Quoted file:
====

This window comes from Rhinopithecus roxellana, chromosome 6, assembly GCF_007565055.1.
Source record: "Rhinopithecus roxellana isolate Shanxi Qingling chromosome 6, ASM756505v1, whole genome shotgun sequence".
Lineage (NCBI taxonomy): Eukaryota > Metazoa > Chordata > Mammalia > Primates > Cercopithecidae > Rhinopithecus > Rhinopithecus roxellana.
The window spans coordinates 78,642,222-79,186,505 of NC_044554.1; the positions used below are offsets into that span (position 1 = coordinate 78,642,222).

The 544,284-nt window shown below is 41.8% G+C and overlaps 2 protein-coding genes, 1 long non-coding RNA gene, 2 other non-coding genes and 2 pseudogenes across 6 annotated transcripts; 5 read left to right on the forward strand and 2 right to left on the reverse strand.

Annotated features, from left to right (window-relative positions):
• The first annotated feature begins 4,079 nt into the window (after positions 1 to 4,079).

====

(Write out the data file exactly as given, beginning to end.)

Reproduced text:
This window comes from Rhinopithecus roxellana, chromosome 6, assembly GCF_007565055.1.
Source record: "Rhinopithecus roxellana isolate Shanxi Qingling chromosome 6, ASM756505v1, whole genome shotgun sequence".
Lineage (NCBI taxonomy): Eukaryota > Metazoa > Chordata > Mammalia > Primates > Cercopithecidae > Rhinopithecus > Rhinopithecus roxellana.
The window spans coordinates 78,642,222-79,186,505 of NC_044554.1; the positions used below are offsets into that span (position 1 = coordinate 78,642,222).

The 544,284-nt window shown below is 41.8% G+C and overlaps 2 protein-coding genes, 1 long non-coding RNA gene, 2 other non-coding genes and 2 pseudogenes across 6 annotated transcripts; 5 read left to right on the forward strand and 2 right to left on the reverse strand.

Annotated features, from left to right (window-relative positions):
• The first annotated feature begins 4,079 nt into the window (after positions 1 to 4,079).